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Omar, Farouk (1967) The 'Abbasid Caliphate, 132/750-170/786. PhD thesis. SOAS University of London. DOI:

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In the early decades of the second century A.H./eighth century A.D., the supporters of the 'Abbilsids overthrew the Umayyads and put the 'Abblsids in power in a revolution which not only substituted one dynasty for an-other, but had significant and far-reaching political, religious and social consequences. Since this was a formative period in Muslim historiography, one is faced by an overwhelming wealth of material, including numerous contradictory accounts which must be conscientiously sifted. Moreover, as is unavoidable in a period of transition and revolution, there are various loyalties to be unravelled and guarded against. Chapter I shows how historians dealt with the early Abbasid period. The controversial nature of the 'Abbasid revolution with its messianic aspect, the secrecy with which certain doctrines and principles were concealed from the uninitiated, the deceptive character of the occasional slogans destined for general consumption and the conflicting statements of 'Abbasid propaganda and Umayyad counter-propaganda make it difficult to form an accurate picture. However, as the 'Abbasid revolution must be viewed in the light of pre-ceding and following events, Chapter II reviews the situation in Khurasan and the relations of the Khurasani Arabs with the central regime. The chapter leads to an exposition of the political aspect of the 'Abbasid revolution and to the attempt to substantiate the outdated, but still accepted, in some quarters, racial interpretation of the revolt by the theory already outlined by some scholars that the 'Abbasid revolution was essentially the work of the Arabs in Khurasan and was conducted, throughout most of its stages, by Arab tribal groups whose role was predominant in the revolution. Chapter III deals with a recurrent feature of every revolution, namely internal rivalries among the revolutionaries, as is evident in the conflict between Abu Muslim on the one hand, and Abu Salama, Sulaym-an al-Khuza i, Ziyad b. Salih etc., on the other. Having achieved power the 'Abbasids discarded the extremist wing of the da'wa and adopted Orthodoxy in an attempt to win the support of the traditionists (Ashab al-Hadith), a move which resulted in the Rawandiyya risings in Khurasan and Irak. Simultaneously, the 'Abbasids got rid of certain ambitious dais who had grown too strong to be tolerated (Abu Muslim), or had deviated from the 'Abbasid path (Abd al-Jabbar al-Azdi). As the 'Abbasids failed to fulfil the hopes and expectations of the lower strata of society, other messianic and revolutionary movements arose and attracted disappointed elements. These opposition movements are dealt with in Chapters IV and V. Chapter IV shows that as all Bani Hashia had equal rights to the inheritance of the Prophet, one can hardly speak of an "claim" to the caliphate. The majority of 'Alid sympathizers were, in fact, fighting not so much to enforce this claim, as to improve their own lot and give vent to their hatred of the `Abbasid authorities. Chapter V deals with the Umayyed and Kharijite opposition. Though Irak regained its position as the centre of the empire at the expense of Syria, the Syrians did not yield, and expressed their resentment in a series of risings, some of which were connected with the Sofyani myth, while others had no messianic connotations. The Kharijites were, contrary to the generally accepted view, still active under the 'Abbisids. Their risings often proved dangerous to the authority of the 'Abbasid caliphate. 'Uman and Ifriqiyya were their sphere of influence, and many Kharijite risings in the Jazira, the Yaman, Sistan, and Khurasan had lasting success. Chapter VI treats of major political events, selected to illustrate the trends which characterized the early 'Abbasid period. It shows how tribal 'Asabiyya still played an outstanding rile in the politics of the new regime, how al-Mansur utilized it to weaken the influence of the tribal confederations in many parts of the empire, and was able to consolidate the new regime before expanding in Tabaristan or trying to regain Spain from the Umayyads. It finally shows how intrigues which arose at the 'Abbasid court early in the reign of al-Mahdi resulted in the murder of al-Hadi in 170/786.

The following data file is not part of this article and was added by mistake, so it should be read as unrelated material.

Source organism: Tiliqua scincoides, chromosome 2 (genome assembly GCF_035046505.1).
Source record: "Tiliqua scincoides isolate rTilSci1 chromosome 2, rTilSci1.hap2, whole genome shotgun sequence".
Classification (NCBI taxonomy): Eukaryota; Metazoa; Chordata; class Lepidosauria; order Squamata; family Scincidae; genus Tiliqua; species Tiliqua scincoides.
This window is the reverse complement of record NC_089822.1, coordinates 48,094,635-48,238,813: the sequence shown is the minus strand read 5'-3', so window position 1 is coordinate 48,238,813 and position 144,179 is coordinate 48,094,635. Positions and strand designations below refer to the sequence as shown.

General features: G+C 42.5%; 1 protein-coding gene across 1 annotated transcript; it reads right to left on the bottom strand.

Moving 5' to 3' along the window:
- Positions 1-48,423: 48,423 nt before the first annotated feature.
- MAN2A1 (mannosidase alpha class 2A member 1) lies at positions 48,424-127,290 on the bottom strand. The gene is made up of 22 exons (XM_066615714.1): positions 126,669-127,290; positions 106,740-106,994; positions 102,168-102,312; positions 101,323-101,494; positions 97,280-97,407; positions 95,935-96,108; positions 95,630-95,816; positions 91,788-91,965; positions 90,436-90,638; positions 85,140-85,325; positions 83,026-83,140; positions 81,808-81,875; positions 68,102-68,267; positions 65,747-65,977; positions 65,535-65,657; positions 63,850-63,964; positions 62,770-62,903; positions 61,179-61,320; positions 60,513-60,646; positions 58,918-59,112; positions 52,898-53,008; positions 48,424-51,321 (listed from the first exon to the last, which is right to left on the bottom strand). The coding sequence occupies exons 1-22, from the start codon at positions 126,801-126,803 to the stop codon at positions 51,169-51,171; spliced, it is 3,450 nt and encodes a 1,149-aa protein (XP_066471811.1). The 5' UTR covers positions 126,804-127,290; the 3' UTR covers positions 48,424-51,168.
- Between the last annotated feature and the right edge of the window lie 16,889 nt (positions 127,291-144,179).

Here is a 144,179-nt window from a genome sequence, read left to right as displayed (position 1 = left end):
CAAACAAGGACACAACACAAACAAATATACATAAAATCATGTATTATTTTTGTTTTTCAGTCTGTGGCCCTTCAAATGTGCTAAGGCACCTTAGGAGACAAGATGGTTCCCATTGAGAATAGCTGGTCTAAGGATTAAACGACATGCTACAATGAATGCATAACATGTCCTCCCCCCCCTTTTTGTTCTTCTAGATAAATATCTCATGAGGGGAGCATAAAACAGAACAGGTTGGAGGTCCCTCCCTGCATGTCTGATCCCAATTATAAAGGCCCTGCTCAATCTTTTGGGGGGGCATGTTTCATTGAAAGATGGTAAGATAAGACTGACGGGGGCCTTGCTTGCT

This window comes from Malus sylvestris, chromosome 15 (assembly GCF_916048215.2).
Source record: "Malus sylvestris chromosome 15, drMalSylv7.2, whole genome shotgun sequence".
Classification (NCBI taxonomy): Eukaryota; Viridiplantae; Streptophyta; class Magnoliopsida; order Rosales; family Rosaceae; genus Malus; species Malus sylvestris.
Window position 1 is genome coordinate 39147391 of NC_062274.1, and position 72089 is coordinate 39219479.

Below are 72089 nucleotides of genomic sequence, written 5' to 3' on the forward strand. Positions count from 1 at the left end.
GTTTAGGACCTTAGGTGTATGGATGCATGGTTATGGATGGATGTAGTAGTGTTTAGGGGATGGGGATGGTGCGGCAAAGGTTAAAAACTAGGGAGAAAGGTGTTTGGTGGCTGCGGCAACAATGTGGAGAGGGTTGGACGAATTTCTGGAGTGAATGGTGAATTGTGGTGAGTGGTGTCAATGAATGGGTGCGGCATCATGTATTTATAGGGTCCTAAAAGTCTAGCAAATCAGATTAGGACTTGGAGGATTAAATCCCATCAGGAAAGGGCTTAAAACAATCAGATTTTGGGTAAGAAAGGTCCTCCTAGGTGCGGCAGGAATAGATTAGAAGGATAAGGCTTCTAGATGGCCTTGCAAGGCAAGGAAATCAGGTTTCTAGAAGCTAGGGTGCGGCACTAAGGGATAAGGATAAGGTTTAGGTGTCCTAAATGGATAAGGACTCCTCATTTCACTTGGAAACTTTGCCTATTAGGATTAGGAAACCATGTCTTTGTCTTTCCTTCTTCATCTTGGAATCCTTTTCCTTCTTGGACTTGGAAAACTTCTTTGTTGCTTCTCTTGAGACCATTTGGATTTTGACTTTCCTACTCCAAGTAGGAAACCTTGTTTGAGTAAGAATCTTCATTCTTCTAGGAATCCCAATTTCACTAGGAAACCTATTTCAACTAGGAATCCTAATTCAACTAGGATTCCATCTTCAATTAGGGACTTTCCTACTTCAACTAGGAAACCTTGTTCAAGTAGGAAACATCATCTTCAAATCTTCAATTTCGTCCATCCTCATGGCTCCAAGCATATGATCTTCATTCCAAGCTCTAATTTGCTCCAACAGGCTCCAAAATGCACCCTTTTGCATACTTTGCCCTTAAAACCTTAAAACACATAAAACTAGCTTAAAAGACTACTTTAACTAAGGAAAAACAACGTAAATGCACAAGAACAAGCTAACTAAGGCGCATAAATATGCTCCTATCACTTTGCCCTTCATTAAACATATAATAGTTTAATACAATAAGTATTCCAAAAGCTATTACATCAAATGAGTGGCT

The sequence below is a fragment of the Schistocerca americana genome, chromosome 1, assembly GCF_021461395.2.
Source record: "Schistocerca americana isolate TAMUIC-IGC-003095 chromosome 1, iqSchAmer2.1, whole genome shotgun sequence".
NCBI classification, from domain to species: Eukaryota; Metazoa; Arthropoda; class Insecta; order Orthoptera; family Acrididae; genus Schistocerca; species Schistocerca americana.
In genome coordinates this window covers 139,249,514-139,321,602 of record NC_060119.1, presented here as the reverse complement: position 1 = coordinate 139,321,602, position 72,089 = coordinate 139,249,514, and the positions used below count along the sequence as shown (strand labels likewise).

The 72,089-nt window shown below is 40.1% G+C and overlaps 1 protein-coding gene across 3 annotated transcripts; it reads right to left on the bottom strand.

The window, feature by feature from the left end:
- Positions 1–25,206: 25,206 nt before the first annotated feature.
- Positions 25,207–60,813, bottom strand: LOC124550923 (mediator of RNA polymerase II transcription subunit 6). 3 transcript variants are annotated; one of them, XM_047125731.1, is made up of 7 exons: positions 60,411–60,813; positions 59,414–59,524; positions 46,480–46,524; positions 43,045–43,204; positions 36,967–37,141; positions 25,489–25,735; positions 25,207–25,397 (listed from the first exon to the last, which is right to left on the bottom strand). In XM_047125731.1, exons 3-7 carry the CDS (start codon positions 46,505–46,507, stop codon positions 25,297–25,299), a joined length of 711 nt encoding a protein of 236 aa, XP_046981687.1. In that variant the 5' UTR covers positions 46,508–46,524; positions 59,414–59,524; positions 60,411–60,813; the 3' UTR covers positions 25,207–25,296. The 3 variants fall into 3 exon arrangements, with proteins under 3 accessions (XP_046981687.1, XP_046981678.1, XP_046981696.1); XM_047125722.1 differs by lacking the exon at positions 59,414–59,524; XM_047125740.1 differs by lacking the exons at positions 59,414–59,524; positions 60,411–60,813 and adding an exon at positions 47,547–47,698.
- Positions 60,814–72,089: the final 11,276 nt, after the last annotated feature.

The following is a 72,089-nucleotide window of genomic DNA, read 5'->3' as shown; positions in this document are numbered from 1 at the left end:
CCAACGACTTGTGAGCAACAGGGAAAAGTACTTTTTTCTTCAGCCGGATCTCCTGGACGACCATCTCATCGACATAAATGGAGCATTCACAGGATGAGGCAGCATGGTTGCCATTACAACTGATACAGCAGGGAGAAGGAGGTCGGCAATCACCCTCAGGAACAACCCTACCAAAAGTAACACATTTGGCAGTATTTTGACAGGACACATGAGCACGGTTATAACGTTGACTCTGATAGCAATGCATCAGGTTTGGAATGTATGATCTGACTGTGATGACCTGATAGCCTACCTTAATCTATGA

Item Type: Theses (PhD)
SOAS Departments & Centres: SOAS Research Theses > Proquest
DOI (Digital Object Identifier):
Date Deposited: 16 Oct 2018 15:10

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